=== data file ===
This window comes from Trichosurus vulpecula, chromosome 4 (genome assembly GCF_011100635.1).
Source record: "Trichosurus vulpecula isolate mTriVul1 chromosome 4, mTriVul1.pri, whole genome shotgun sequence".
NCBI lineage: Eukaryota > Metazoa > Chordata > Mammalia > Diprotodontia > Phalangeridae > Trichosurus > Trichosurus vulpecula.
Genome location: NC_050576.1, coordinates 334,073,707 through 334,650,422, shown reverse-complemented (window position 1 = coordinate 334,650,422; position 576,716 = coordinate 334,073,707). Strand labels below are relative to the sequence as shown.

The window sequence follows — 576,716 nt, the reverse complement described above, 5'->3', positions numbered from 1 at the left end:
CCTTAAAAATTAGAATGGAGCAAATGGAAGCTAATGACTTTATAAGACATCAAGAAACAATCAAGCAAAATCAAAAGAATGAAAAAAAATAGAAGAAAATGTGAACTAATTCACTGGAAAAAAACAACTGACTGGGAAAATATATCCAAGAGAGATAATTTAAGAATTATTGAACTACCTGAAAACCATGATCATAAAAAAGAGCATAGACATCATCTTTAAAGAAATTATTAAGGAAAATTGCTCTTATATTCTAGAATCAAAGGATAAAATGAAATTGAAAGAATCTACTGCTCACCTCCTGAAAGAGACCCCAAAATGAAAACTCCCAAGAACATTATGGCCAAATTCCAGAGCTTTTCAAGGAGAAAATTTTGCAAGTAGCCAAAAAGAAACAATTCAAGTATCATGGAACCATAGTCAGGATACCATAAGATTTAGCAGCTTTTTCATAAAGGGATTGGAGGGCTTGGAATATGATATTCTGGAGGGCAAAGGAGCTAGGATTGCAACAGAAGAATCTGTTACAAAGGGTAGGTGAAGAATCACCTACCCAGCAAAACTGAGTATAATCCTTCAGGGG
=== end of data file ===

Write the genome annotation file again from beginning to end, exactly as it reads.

This window comes from Trichosurus vulpecula, chromosome 4 (genome assembly GCF_011100635.1).
Source record: "Trichosurus vulpecula isolate mTriVul1 chromosome 4, mTriVul1.pri, whole genome shotgun sequence".
NCBI lineage: Eukaryota > Metazoa > Chordata > Mammalia > Diprotodontia > Phalangeridae > Trichosurus > Trichosurus vulpecula.
Genome location: NC_050576.1, coordinates 334,073,707 through 334,650,422, shown reverse-complemented (window position 1 = coordinate 334,650,422; position 576,716 = coordinate 334,073,707). Strand labels below are relative to the sequence as shown.

The window sequence follows — 576,716 nt, the reverse complement described above, 5'->3', positions numbered from 1 at the left end:
CCTTAAAAATTAGAATGGAGCAAATGGAAGCTAATGACTTTATAAGACATCAAGAAACAATCAAGCAAAATCAAAAGAATGAAAAAAAATAGAAGAAAATGTGAACTAATTCACTGGAAAAAAACAACTGACTGGGAAAATATATCCAAGAGAGATAATTTAAGAATTATTGAACTACCTGAAAACCATGATCATAAAAAAGAGCATAGACATCATCTTTAAAGAAATTATTAAGGAAAATTGCTCTTATATTCTAGAATCAAAGGATAAAATGAAATTGAAAGAATCTACTGCTCACCTCCTGAAAGAGACCCCAAAATGAAAACTCCCAAGAACATTATGGCCAAATTCCAGAGCTTTTCAAGGAGAAAATTTTGCAAGTAGCCAAAAAGAAACAATTCAAGTATCATGGAACCATAGTCAGGATACCATAAGATTTAGCAGCTTTTTCATAAAGGGATTGGAGGGCTTGGAATATGATATTCTGGAGGGCAAAGGAGCTAGGATTGCAACAGAAGAATCTGTTACAAAGGGTAGGTGAAGAATCACCTACCCAGCAAAACTGAGTATAATCCTTCAGGGG